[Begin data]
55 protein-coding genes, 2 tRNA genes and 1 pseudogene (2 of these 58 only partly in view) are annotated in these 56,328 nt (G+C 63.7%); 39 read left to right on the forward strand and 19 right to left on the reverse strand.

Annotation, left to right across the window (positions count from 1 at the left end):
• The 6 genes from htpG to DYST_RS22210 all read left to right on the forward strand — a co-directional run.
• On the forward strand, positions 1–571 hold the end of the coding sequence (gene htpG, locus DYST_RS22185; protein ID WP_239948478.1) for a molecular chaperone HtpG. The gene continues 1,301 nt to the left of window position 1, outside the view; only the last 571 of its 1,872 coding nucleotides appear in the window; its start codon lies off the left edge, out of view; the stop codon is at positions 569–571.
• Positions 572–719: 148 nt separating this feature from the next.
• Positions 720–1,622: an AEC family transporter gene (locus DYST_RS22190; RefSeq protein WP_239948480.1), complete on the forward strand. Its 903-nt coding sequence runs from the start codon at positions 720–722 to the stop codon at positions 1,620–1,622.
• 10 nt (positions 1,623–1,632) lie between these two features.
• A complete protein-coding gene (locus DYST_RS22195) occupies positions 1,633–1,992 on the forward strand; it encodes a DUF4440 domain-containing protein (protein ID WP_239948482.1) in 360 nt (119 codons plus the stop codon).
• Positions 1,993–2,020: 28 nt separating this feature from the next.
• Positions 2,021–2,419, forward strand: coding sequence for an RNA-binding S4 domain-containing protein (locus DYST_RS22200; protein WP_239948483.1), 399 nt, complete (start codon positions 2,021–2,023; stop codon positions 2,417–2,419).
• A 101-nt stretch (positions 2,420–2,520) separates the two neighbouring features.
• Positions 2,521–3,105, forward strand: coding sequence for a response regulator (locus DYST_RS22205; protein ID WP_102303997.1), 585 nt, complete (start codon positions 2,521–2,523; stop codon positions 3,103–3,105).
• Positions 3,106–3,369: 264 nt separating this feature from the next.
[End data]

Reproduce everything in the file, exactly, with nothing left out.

55 protein-coding genes, 2 tRNA genes and 1 pseudogene (2 of these 58 only partly in view) are annotated in these 56,328 nt (G+C 63.7%); 39 read left to right on the forward strand and 19 right to left on the reverse strand.

Annotation, left to right across the window (positions count from 1 at the left end):
• The 6 genes from htpG to DYST_RS22210 all read left to right on the forward strand — a co-directional run.
• On the forward strand, positions 1–571 hold the end of the coding sequence (gene htpG, locus DYST_RS22185; protein ID WP_239948478.1) for a molecular chaperone HtpG. The gene continues 1,301 nt to the left of window position 1, outside the view; only the last 571 of its 1,872 coding nucleotides appear in the window; its start codon lies off the left edge, out of view; the stop codon is at positions 569–571.
• Positions 572–719: 148 nt separating this feature from the next.
• Positions 720–1,622: an AEC family transporter gene (locus DYST_RS22190; RefSeq protein WP_239948480.1), complete on the forward strand. Its 903-nt coding sequence runs from the start codon at positions 720–722 to the stop codon at positions 1,620–1,622.
• 10 nt (positions 1,623–1,632) lie between these two features.
• A complete protein-coding gene (locus DYST_RS22195) occupies positions 1,633–1,992 on the forward strand; it encodes a DUF4440 domain-containing protein (protein ID WP_239948482.1) in 360 nt (119 codons plus the stop codon).
• Positions 1,993–2,020: 28 nt separating this feature from the next.
• Positions 2,021–2,419, forward strand: coding sequence for an RNA-binding S4 domain-containing protein (locus DYST_RS22200; protein WP_239948483.1), 399 nt, complete (start codon positions 2,021–2,023; stop codon positions 2,417–2,419).
• A 101-nt stretch (positions 2,420–2,520) separates the two neighbouring features.
• Positions 2,521–3,105, forward strand: coding sequence for a response regulator (locus DYST_RS22205; protein ID WP_102303997.1), 585 nt, complete (start codon positions 2,521–2,523; stop codon positions 3,103–3,105).
• Positions 3,106–3,369: 264 nt separating this feature from the next.